The Philippines is rapidly becoming a global leader in business process outsourcing (BPO). While India is usually the first country one thinks about when the subject of call centers is brought up, the Philippines is increasingly the destination of choice for companies — including many in the online gambling sector — looking for help in managing their customers’ needs.
Over the past six years, the local BPO industry has grown at an average annual rate of 28%, outpacing the global 10% growth rate. Almost 640k Filipinos now work in the BPO sector, which saw revenues top $11b in 2011, representing 4% of the country’s GDP. By 2016, the BPO Association of the Philippines projects the number of Filipinos employed in the sector will reach 1.1m. Annual revenues are expected to grow to $15b during this same period.
With long ties to the United States, the Philippines has an edge over India when competing for voice-service contracts with North American companies. Philippine residents are considered to speak an unaccented, more ‘American-style’ version of English than their Indian counterparts. But the Philippine workers’ reputation for professionalism, politeness and patience has even attracted companies from India – including a division of Indian corporate powerhouse Tata Group. In 2011, the Philippines officially overtook India as the world’s call center capital.
The BPO revolution is helping the Philippines overcome its economic reputation as “the sick man of Asia.” The Globe And Mail reports that more than 90% of all new office space construction in Manila – where 75% of the country’s BPO industry is located – is designed to house new call centers. Local BPO workers – whose average age is around 25 – can earn starting salaries higher than they could expect from working as a bank teller, often enough to support a young family. This is not only contributing to a rapid expansion of the country’s middle class, it helps curtail the need for Filipino youth to emigrate in search of a decent job, allowing families to stay together longer.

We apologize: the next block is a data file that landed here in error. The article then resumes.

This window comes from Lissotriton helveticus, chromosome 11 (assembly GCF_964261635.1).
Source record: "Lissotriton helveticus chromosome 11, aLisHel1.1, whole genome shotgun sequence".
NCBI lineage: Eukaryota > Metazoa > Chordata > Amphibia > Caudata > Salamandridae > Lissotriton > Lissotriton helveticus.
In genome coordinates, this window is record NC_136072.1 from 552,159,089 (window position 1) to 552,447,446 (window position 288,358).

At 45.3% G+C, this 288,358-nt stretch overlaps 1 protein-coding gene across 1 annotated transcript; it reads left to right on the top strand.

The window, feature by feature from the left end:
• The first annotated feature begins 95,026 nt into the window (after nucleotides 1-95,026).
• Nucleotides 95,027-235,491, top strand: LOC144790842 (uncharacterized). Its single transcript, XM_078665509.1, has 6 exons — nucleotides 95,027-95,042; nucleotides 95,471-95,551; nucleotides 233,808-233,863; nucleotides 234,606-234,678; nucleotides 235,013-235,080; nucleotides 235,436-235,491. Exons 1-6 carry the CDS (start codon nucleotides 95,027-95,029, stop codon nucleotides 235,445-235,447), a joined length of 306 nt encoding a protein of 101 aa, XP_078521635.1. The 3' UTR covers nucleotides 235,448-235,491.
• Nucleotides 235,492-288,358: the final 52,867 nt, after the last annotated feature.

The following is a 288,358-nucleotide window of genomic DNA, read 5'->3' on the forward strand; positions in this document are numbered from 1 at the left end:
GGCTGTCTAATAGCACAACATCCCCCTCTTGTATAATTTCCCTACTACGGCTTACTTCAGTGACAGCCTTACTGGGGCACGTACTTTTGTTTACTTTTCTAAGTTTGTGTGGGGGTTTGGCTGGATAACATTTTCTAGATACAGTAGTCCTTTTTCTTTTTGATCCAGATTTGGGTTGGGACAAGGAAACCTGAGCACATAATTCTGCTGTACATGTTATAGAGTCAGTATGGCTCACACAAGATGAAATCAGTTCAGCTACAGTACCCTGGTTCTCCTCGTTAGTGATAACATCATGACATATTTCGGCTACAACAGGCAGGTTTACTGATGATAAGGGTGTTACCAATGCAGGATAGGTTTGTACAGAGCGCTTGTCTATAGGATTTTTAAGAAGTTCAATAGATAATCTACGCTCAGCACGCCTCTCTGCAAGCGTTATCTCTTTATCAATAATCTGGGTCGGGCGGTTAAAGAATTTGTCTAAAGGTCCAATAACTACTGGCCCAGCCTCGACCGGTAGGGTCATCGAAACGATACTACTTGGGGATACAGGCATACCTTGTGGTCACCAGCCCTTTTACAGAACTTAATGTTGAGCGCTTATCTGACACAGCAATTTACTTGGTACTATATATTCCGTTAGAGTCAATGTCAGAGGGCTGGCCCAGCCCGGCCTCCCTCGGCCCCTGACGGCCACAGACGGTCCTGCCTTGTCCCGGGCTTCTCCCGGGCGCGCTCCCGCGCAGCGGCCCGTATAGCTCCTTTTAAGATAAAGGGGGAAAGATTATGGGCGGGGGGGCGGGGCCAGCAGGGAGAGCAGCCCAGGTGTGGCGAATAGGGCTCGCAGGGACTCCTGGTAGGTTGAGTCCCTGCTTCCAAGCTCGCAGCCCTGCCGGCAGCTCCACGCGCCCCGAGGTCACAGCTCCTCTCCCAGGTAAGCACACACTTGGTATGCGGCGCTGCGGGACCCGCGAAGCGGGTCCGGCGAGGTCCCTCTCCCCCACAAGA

There are some criticisms of the BPO industry, which mainly center on the overnight shifts required to service North American customers during their waking hours. BPO staff looking to unwind with a post-work drink with colleagues are sometimes met with frowns by regular 9-5 workers just starting their workday. But keeping different hours shouldn’t preclude call center staff from letting off a little steam in their personal time. Like the song says, it’s five o’clock somewhere, right?